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Why Google is no longer data mining your emails

Google recently announced that it will stop scanning content in free Gmail accounts for ad personalisation purposes. This follows the launch of an ad-free experience in G suite, Google’s paid service.

It is a significant change, with 1.2 billion people using Google’s free Gmail service around the world. But what are the implications for retail advertisers? And why has Google decided to go down this route?

Gmail: Only one of many

If you read the announcement carefully, it only mentions that content from free Gmail accounts will no longer be scanned. But Gmail is just one of a large range of products offered by Google.

As shown below, if a user is logged into Google and using other services, such as YouTube, Chrome or Google Maps, they most likely are still being tracking by Google ad personalisation.

If a user is in possession of an Android smartphone, then by default they have an advertising ID assigned to them and various forms of advertising will be personalised based on the profile of their ID.

Even Google Drive, which not only contains a large amount of information about an individual but also entire organisations, is subject to mining by Google.

In summary, it appears that while deciding to stop data mining free Gmail accounts is a large step forward, in reality Google has no shortage of alternate data points in its ecosystem.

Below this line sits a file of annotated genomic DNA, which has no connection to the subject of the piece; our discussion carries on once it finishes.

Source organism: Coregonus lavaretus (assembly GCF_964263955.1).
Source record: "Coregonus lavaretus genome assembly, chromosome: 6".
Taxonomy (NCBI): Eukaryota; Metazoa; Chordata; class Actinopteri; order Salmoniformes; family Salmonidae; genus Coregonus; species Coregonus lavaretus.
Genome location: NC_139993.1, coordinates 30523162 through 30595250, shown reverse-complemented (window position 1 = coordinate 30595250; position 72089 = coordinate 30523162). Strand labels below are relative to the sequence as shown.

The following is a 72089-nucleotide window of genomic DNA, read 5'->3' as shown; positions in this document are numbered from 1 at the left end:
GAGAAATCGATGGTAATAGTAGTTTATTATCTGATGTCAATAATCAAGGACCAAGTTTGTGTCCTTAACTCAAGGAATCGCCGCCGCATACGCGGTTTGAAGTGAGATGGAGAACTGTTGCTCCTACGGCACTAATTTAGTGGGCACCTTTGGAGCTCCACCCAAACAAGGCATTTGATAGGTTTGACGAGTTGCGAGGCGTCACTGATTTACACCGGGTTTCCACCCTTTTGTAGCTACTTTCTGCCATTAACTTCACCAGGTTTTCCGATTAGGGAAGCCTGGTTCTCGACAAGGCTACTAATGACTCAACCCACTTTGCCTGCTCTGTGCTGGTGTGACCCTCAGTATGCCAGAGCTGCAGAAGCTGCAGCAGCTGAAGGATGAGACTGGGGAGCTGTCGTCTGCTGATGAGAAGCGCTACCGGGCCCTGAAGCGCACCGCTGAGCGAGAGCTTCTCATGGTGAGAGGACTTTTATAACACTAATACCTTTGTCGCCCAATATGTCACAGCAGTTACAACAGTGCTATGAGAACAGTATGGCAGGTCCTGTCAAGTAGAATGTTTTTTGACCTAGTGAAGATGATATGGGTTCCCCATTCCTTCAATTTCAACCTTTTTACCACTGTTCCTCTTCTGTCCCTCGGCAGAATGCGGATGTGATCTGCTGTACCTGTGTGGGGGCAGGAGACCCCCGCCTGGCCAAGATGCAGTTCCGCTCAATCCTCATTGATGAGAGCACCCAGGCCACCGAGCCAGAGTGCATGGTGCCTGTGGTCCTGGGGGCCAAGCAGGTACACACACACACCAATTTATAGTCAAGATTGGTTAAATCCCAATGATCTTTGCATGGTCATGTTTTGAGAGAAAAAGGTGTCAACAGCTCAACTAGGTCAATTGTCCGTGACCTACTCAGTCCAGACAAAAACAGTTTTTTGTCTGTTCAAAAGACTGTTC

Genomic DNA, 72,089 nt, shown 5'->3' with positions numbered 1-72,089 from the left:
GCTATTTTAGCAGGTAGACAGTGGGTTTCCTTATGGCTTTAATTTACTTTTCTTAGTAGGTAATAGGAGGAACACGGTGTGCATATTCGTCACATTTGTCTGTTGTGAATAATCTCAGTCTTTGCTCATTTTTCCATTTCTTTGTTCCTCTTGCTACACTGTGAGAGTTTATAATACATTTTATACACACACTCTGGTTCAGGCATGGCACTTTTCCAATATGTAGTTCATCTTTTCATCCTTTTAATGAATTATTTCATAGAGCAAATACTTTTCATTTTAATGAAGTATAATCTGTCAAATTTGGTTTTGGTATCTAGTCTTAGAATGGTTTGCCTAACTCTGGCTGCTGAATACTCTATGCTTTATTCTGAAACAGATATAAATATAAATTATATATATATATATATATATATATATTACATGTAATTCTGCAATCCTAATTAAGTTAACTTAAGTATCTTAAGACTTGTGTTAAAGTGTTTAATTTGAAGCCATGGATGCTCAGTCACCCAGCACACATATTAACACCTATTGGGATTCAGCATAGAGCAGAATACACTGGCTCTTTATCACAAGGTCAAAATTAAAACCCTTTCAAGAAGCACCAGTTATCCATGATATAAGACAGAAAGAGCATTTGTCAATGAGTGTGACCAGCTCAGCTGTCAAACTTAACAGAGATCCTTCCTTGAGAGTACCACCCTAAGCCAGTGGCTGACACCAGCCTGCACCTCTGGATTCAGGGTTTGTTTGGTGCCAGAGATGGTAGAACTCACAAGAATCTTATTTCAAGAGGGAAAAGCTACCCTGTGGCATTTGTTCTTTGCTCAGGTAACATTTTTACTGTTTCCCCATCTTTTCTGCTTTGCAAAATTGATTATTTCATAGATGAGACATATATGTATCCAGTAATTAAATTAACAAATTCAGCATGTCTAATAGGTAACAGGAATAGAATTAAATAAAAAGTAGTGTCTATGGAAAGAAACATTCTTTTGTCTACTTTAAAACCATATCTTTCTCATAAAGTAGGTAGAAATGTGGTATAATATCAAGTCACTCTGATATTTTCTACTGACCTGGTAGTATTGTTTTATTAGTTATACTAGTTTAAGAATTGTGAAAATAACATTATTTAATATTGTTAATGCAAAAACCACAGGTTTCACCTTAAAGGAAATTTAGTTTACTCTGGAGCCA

Implications for retailers

For retailers, there is an aspect of duality in the announcement.

As advertisers, retailers will have fewer data points to shape their digital ads going forward.

But as potential users of the free Gmail service themselves, retailers will see it as a welcome surprise. After all, nobody wants someone else snooping through their personal conversations.

Why did Google undertake such an action?

The question many people are asking is why did Google do it?

I can’t say for certain, but two reasons have been suggested that seem the most logical and likely.

  1. Google has enough information to target customers without needing to scan emails.
  2. Emails are considered highly personal and therefore a strong mandate for possible breaches in privacy against Google.

Whatever the cause, it was a big change in tack by Google, and if Google continues to gain market dominance, it is fairly certain this will not be the only move they make around customer data mining in respect to advertising policies.

Cheech Foo is an SEO expert and director of Ignite Search.

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